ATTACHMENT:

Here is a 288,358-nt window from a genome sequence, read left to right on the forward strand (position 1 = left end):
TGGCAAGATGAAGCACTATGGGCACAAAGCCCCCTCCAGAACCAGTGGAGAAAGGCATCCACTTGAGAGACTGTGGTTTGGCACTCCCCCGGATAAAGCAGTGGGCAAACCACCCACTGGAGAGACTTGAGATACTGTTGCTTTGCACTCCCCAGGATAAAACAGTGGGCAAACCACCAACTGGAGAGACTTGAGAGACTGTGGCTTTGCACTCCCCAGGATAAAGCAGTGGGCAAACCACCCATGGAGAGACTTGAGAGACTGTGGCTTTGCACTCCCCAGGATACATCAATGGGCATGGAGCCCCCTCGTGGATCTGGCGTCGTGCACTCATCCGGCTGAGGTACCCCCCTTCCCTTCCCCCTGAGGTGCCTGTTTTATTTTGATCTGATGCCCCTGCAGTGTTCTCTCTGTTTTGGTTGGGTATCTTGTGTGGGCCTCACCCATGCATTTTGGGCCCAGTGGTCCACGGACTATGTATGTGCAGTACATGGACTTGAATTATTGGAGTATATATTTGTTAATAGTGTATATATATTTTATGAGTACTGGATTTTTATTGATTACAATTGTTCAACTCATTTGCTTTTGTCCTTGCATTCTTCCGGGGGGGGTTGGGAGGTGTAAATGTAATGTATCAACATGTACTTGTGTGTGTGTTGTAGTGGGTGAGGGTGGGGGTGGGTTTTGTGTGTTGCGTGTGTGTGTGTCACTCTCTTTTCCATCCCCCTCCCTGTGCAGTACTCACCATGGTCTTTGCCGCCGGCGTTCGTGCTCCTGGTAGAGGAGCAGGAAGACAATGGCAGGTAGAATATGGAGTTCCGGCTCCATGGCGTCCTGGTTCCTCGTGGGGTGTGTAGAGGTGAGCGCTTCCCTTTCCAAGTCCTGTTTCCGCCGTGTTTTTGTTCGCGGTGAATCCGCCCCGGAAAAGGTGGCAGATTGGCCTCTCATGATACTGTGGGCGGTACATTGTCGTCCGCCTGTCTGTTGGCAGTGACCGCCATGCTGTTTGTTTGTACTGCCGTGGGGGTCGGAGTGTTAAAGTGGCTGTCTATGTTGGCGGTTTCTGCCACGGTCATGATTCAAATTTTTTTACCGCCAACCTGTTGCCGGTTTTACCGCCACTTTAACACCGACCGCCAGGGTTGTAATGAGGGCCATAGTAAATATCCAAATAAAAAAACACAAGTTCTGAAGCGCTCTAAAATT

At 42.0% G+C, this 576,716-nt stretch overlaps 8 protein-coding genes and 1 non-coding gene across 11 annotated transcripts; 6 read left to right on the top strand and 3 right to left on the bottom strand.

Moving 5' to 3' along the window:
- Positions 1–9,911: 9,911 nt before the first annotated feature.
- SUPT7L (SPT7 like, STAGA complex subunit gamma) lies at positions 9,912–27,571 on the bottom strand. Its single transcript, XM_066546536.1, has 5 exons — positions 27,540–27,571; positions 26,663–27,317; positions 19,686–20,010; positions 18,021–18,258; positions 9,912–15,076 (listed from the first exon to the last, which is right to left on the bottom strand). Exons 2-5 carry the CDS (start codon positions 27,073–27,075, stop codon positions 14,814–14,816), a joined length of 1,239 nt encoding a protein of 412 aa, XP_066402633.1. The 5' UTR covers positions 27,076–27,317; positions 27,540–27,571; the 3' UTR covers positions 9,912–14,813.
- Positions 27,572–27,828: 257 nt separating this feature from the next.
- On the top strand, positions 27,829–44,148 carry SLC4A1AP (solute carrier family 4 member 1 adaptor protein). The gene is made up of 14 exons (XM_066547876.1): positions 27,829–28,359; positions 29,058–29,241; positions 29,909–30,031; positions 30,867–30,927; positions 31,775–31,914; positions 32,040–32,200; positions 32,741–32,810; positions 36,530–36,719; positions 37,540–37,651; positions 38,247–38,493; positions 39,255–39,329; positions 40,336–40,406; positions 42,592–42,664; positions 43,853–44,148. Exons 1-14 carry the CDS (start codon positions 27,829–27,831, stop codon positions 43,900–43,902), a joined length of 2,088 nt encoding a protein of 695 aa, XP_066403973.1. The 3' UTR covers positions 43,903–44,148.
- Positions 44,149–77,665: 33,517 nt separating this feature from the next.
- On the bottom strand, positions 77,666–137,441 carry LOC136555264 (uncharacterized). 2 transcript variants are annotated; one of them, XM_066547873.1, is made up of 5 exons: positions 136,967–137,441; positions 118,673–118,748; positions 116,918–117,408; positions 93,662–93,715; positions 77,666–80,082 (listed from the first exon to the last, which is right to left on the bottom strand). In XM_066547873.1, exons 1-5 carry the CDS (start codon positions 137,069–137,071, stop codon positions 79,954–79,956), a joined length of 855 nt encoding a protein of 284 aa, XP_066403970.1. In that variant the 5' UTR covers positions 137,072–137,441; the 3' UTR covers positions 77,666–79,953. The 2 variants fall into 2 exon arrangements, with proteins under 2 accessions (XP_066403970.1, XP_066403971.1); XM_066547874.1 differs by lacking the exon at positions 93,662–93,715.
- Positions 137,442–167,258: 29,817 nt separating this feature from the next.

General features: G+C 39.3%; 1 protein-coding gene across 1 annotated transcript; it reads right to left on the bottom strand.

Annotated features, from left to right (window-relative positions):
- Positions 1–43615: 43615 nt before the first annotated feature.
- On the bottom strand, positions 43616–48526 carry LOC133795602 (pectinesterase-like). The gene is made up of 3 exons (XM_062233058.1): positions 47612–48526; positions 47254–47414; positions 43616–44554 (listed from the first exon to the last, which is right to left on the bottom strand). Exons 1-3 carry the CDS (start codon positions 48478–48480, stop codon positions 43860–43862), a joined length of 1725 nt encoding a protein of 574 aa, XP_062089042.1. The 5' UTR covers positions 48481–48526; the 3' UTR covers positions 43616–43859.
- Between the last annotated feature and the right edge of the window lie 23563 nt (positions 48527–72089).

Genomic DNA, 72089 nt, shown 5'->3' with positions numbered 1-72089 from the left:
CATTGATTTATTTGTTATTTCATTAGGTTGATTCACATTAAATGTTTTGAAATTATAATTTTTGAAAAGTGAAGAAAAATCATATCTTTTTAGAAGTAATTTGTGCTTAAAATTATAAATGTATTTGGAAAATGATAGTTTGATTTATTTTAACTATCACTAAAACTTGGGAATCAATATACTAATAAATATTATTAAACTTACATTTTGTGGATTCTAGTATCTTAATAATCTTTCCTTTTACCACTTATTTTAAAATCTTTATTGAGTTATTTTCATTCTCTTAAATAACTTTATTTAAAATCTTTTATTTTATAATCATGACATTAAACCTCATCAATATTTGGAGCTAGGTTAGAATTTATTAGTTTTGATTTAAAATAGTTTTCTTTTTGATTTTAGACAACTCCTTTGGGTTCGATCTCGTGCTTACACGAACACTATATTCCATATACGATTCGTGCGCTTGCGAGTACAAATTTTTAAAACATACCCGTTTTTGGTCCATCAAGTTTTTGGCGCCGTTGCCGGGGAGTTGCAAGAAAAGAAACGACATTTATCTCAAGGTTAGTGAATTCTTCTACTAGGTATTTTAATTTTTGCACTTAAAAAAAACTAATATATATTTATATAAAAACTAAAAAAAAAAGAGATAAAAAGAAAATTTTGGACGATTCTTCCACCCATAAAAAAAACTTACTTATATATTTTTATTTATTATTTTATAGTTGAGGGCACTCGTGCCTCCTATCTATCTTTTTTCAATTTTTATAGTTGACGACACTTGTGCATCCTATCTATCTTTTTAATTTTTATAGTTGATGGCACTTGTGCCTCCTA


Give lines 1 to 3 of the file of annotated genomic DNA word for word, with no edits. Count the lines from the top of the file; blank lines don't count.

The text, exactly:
Here is a 288,358-nt window from a genome sequence, read left to right on the forward strand (position 1 = left end):
TGGCAAGATGAAGCACTATGGGCACAAAGCCCCCTCCAGAACCAGTGGAGAAAGGCATCCACTTGAGAGACTGTGGTTTGGCACTCCCCCGGATAAAGCAGTGGGCAAACCACCCACTGGAGAGACTTGAGATACTGTTGCTTTGCACTCCCCAGGATAAAACAGTGGGCAAACCACCAACTGGAGAGACTTGAGAGACTGTGGCTTTGCACTCCCCAGGATAAAGCAGTGGGCAAACCACCCATGGAGAGACTTGAGAGACTGTGGCTTTGCACTCCCCAGGATACATCAATGGGCATGGAGCCCCCTCGTGGATCTGGCGTCGTGCACTCATCCGGCTGAGGTACCCCCCTTCCCTTCCCCCTGAGGTGCCTGTTTTATTTTGATCTGATGCCCCTGCAGTGTTCTCTCTGTTTTGGTTGGGTATCTTGTGTGGGCCTCACCCATGCATTTTGGGCCCAGTGGTCCACGGACTATGTATGTGCAGTACATGGACTTGAATTATTGGAGTATATATTTGTTAATAGTGTATATATATTTTATGAGTACTGGATTTTTATTGATTACAATTGTTCAACTCATTTGCTTTTGTCCTTGCATTCTTCCGGGGGGGGTTGGGAGGTGTAAATGTAATGTATCAACATGTACTTGTGTGTGTGTTGTAGTGGGTGAGGGTGGGGGTGGGTTTTGTGTGTTGCGTGTGTGTGTGTCACTCTCTTTTCCATCCCCCTCCCTGTGCAGTACTCACCATGGTCTTTGCCGCCGGCGTTCGTGCTCCTGGTAGAGGAGCAGGAAGACAATGGCAGGTAGAATATGGAGTTCCGGCTCCATGGCGTCCTGGTTCCTCGTGGGGTGTGTAGAGGTGAGCGCTTCCCTTTCCAAGTCCTGTTTCCGCCGTGTTTTTGTTCGCGGTGAATCCGCCCCGGAAAAGGTGGCAGATTGGCCTCTCATGATACTGTGGGCGGTACATTGTCGTCCGCCTGTCTGTTGGCAGTGACCGCCATGCTGTTTGTTTGTACTGCCGTGGGGGTCGGAGTGTTAAAGTGGCTGTCTATGTTGGCGGTTTCTGCCACGGTCATGATTCAAATTTTTTTACCGCCAACCTGTTGCCGGTTTTACCGCCACTTTAACACCGACCGCCAGGGTTGTAATGAGGGCCATAGTAAATATCCAAATAAAAAAACACAAGTTCTGAAGCGCTCTAAAATT

At 42.0% G+C, this 576,716-nt stretch overlaps 8 protein-coding genes and 1 non-coding gene across 11 annotated transcripts; 6 read left to right on the top strand and 3 right to left on the bottom strand.